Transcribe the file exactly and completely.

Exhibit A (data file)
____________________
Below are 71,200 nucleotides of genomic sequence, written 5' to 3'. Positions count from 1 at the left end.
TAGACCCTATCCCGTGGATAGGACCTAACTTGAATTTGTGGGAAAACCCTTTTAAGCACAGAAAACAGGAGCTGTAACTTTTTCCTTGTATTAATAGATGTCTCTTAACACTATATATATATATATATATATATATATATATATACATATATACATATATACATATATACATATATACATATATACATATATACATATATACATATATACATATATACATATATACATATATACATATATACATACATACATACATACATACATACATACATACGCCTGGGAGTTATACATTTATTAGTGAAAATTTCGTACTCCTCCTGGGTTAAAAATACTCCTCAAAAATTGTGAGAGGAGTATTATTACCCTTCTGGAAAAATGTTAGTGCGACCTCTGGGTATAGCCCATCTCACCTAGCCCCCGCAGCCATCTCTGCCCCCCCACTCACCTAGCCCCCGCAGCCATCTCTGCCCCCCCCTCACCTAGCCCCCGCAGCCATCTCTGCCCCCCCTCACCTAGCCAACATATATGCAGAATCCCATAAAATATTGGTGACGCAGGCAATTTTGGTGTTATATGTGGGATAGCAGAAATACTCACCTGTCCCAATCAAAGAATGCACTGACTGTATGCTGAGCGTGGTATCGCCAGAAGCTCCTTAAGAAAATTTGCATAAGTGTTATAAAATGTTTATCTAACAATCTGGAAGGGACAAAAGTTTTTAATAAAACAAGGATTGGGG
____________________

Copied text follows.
Below are 71,200 nucleotides of genomic sequence, written 5' to 3'. Positions count from 1 at the left end.
TAGACCCTATCCCGTGGATAGGACCTAACTTGAATTTGTGGGAAAACCCTTTTAAGCACAGAAAACAGGAGCTGTAACTTTTTCCTTGTATTAATAGATGTCTCTTAACACTATATATATATATATATATATATATATATATATACATATATACATATATACATATATACATATATACATATATACATATATACATATATACATATATACATATATACATATATACATATATACATATATACATACATACATACATACATACATACATACATACGCCTGGGAGTTATACATTTATTAGTGAAAATTTCGTACTCCTCCTGGGTTAAAAATACTCCTCAAAAATTGTGAGAGGAGTATTATTACCCTTCTGGAAAAATGTTAGTGCGACCTCTGGGTATAGCCCATCTCACCTAGCCCCCGCAGCCATCTCTGCCCCCCCACTCACCTAGCCCCCGCAGCCATCTCTGCCCCCCCCTCACCTAGCCCCCGCAGCCATCTCTGCCCCCCCTCACCTAGCCAACATATATGCAGAATCCCATAAAATATTGGTGACGCAGGCAATTTTGGTGTTATATGTGGGATAGCAGAAATACTCACCTGTCCCAATCAAAGAATGCACTGACTGTATGCTGAGCGTGGTATCGCCAGAAGCTCCTTAAGAAAATTTGCATAAGTGTTATAAAATGTTTATCTAACAATCTGGAAGGGACAAAAGTTTTTAATAAAACAAGGATTGGGG